Wednesday 28 June 2017

A very discreet affair: Irish sex in the '50s and '60s

Joe O'Shea

It's a cliché almost to the point of parody to claim that sex only arrived in Ireland with colour TV and Vatican II.

Sex in Ireland in the '50s and '60s may have been furtive and often dysfunctional. But as historians such as Diarmaid Ferriter have pointed out, Irish society always had the full range of sexual activity, from the dark and shameful to the just illicit or ordinary.

Public figures, such as the late broadcaster Cathal O'Shannon and his contemporary Frank Hall, were having affairs, sometimes very openly amongst their peer group. Micheál Mac Liammóir and Hilton Edwards may have been the only gays in the village, but their relationship was relatively public and not really remarked upon.

There was, according to Ferriter and others, plenty of sex -- it was just that talking about it was not the done thing.

Friends and colleagues who have been fondly remembering O'Shannon have talked openly about his womanising ways and also hinted that his wife of many years, the journalist Patsy Dyke, had affairs of her own.

In his recent study of Ireland's complicated relationship with sex, Occasions Of Sin, Diarmaid Ferriter points out that if Oliver J Flanagan had been right about sex starting with RTé TV, his social history of sex and the Irish would have started at some point in the mid-60s and been pamphlet-sized.

"It actually starts in the 1860s and runs to over 600 pages," says Ferriter.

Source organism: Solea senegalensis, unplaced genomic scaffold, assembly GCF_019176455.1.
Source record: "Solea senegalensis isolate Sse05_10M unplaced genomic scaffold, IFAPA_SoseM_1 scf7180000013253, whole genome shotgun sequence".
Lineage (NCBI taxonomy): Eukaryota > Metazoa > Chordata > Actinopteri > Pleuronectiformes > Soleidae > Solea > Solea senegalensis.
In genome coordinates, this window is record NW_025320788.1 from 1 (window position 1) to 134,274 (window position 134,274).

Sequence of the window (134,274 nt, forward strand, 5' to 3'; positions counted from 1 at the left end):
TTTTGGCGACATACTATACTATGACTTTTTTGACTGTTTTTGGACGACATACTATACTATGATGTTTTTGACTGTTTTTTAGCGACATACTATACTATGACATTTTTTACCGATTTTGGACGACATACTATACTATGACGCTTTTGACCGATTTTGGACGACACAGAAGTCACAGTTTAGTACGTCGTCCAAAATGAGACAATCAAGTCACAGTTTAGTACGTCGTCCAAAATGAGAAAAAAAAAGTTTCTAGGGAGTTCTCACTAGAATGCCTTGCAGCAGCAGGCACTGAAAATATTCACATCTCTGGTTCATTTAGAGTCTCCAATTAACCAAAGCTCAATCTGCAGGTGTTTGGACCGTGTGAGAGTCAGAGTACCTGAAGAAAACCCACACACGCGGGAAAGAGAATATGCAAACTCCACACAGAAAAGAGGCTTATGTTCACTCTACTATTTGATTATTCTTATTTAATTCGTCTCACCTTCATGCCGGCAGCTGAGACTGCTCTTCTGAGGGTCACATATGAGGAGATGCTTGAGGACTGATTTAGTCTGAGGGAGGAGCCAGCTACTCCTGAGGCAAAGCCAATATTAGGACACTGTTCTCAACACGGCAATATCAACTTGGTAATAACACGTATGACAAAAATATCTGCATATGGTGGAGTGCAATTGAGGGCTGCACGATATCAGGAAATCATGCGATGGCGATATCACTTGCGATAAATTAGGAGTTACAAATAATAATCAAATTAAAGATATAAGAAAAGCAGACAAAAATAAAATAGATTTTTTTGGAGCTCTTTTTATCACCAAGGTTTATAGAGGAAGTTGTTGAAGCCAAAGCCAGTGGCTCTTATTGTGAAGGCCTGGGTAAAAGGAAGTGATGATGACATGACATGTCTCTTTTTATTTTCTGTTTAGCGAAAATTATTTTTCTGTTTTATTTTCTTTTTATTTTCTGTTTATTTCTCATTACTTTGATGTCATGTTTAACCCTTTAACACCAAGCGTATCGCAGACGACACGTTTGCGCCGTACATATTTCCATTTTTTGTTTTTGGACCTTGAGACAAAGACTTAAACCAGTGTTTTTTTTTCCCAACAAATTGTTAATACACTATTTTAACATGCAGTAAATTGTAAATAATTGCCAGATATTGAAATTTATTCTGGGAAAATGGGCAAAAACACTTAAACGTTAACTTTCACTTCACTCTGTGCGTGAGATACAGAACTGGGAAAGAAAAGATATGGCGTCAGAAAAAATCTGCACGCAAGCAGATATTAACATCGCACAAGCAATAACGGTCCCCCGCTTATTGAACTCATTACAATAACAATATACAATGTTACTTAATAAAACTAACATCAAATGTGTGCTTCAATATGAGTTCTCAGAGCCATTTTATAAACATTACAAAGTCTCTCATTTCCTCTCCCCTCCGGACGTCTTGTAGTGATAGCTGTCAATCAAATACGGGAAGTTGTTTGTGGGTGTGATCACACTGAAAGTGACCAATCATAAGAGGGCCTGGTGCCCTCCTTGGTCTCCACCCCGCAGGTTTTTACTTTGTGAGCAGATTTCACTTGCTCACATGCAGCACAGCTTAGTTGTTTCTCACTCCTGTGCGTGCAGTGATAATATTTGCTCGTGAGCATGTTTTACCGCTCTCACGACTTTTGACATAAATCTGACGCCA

"I discovered there was a hell of a lot more sex going on in Ireland than we might have previously suspected; you just had to know where to look for it.

"Most of the historical information available on sex is actually sex in a very negative way, through the courts as a result of prostitution, abuse and what used to be called gross indecency.

"But when you go looking for information on what you are talking about with Cathal O'Shannon and what went on inside marriage, it is really, really difficult.

"It is even difficult to find people talking about the joy of sex or the variety of sex or even what people's own personal arrangements were."

Professor Ferriter says that with no divorce and people often trapped in unhappy marriages, many, especially the middle-classes, often "came to their own arrangements".

"It was still a fairly suffocating society, but couples like O'Shannon and his wife could work around that, especially in their peer group, which would have been slightly more bohemian, more arty, maybe a bit more open to the idea of having affairs."

The historian also points to the broadcaster Frank Hall, of Hall's Pictorial Weekly fame, who had a long-running and very open (at least in the tight media and arts circles of the times) affair with the radio agony aunt Frankie Byrne.

"It was probably more acceptable in the circles they moved in. But that is not to say that it was only celebrities having affairs, it was going on but you weren't hearing about it or reading about it."

Ferriter highlights a Magill magazine survey in 1978, an expose titled 'The Irish Sex Explosion', as a watershed in the way the Irish media dealt with the issue.

"That was extraordinary. They were writing about swinging couples in the Dublin suburbs, escort agencies, massage parlours and they were basically saying there is a whole new world here, a quite middle-class world, people swapping partners and being unfaithful and it's come to Ireland."

With divorce, the rise of the confession culture and highly sexualised imagery now commonplace in daily Irish life, we may have come a long way since the repressed times of recent history.

But it is important to remember that this current generation, or even the one before, didn't invent sex.

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